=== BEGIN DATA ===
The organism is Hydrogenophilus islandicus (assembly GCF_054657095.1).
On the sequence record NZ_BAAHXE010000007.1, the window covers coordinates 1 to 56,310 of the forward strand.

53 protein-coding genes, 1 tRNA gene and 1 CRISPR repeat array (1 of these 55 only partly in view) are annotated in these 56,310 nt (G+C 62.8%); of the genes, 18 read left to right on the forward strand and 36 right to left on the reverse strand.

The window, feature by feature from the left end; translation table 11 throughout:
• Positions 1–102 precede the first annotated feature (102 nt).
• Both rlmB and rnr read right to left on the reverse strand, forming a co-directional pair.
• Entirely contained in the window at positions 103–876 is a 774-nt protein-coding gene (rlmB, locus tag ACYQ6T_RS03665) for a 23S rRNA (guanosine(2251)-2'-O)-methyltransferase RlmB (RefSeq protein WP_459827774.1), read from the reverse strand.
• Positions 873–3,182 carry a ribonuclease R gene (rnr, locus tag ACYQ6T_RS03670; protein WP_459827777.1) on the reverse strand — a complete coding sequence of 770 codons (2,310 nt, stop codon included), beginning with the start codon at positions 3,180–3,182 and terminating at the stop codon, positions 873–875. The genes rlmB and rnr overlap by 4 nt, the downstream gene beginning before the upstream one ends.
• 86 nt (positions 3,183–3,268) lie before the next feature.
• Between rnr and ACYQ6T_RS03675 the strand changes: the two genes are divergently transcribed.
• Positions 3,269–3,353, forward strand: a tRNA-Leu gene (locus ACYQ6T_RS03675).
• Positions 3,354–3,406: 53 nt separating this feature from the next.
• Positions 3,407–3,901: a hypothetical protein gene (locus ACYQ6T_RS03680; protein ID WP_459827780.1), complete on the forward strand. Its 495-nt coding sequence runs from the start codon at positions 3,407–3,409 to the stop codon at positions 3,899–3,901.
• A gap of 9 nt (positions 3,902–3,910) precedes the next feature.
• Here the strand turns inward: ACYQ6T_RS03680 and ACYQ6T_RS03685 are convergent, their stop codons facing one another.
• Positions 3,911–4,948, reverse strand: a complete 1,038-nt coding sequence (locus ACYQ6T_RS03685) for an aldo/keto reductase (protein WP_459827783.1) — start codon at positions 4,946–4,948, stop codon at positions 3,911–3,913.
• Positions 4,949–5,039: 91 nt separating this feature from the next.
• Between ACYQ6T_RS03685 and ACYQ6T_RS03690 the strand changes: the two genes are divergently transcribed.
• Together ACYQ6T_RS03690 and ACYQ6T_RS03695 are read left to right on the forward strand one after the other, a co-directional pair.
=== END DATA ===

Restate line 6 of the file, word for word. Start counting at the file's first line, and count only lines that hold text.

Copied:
• Both rlmB and rnr read right to left on the reverse strand, forming a co-directional pair.